The Royal Borough of Greenwich is one of the thirty-two London borough councils and is home to over a quarter of a million people. It’s also the home to Greenwich Meridian and observatory and a range of other historic attractions such as the Royal Maritime Museum and Cutty Sark. So with a history of making new strides in navigation it makes sense that they are forging new paths on digital delivery and urban mobility. DG Cities is an urban innovation agency established by Greenwich, and their Head of Delivery, Balaz Csuvar describes some of the challenges around developing and delivering electric vehicle charging networks.
Establishing a robust on-street electric vehicle (EV) charging network is essential for councils to meet zero-carbon goals and transition residents, visitors, and businesses away from petrol and diesel vehicles. In dense urban areas, off-street charging is often inaccessible, so on-street charging is an important part of any strategy to ensure the equitable and sufficient availability of EV charging infrastructure.
When working on implementing the EV Action Plan for Greenwich Council, DG Cities identified that the current charge point procurement methods are not aligned with the market’s maturity and the long-term objectives of the procuring authority.
Today, most charge points commissioned by local governments as part of the urban mobility infrastructure are procured from a single provider, who establish geographic monopolies for 10-15 years within an area. We believe this is not in the best interest of customers, nor of local authorities, for a number of reasons. The first is the potential for price increases, as with a lack of competition in one area, single providers have no incentive to keep costs as low as possible for users, potentially causing continuous price increases. There are also potential issues with reliability, as it can be extremely risky when there is no charging alternative available. If the network goes down, residents are left in a difficult situation, so it is important to build resilience into any system.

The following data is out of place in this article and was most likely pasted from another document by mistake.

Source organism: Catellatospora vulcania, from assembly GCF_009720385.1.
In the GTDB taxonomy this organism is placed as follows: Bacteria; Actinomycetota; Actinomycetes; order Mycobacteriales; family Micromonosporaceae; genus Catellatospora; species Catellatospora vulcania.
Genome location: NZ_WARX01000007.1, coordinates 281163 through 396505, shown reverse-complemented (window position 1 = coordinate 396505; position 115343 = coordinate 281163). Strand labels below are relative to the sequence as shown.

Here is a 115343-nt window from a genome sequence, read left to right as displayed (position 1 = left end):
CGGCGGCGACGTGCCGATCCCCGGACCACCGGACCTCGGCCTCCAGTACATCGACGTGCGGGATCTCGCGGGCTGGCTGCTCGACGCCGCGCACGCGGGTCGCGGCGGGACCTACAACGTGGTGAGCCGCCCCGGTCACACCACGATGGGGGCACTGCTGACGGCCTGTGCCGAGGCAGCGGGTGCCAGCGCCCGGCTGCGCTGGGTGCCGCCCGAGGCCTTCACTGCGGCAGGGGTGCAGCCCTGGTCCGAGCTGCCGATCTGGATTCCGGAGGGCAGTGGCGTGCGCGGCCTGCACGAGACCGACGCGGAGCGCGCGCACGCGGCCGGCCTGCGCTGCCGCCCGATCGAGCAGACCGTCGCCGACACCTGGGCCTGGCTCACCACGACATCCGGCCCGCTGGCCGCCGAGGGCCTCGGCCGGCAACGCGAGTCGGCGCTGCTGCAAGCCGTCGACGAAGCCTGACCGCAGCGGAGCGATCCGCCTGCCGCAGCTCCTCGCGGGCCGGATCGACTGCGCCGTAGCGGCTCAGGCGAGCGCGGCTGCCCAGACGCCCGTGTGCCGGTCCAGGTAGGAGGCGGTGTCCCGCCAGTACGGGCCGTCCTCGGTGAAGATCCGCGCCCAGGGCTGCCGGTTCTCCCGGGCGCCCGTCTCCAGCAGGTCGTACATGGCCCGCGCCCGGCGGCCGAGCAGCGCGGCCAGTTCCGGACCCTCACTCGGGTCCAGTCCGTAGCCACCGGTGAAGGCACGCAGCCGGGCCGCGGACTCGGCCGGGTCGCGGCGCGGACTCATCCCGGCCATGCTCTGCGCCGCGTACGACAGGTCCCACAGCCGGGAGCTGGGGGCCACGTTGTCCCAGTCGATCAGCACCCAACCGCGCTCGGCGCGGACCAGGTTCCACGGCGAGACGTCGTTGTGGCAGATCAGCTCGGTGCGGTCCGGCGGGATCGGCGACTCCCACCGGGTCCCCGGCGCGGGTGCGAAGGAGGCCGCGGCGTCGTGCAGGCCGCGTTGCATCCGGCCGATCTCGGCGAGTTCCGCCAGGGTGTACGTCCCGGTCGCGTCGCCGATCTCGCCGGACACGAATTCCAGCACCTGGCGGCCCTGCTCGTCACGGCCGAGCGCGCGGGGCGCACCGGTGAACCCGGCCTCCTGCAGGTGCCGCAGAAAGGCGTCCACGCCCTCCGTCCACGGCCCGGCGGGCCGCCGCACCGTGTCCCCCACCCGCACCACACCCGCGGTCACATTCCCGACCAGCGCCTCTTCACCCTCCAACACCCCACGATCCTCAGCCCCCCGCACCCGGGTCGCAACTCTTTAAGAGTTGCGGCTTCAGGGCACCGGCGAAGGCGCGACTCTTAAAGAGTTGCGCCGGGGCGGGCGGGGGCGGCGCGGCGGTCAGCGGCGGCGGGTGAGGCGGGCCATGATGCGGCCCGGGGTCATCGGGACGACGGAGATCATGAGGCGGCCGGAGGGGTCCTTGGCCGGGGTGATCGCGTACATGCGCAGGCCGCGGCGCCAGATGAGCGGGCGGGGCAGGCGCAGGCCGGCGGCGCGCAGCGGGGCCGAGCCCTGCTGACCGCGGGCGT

When it comes to maintenance, common contractual approaches mean that ageing and outdated infrastructure might only get replaced once during a contract period. This could increase the likelihood of more downtime for charge points and creates little incentive for ongoing investment. There are also issues beyond the control of the contracting authority that could have a major impact on the availability of EV charging in their area. The provider might get sold or go out of business, disrupting services. There is also a practical need for diversity in solutions. Some providers focus on a single technology that doesn’t necessarily fit a whole area (eg. only bollards or lamp columns). This can often lead to a gap in infrastructure in some areas or to inappropriate infrastructure for a specific area (cluttered narrow footways or trailing cables).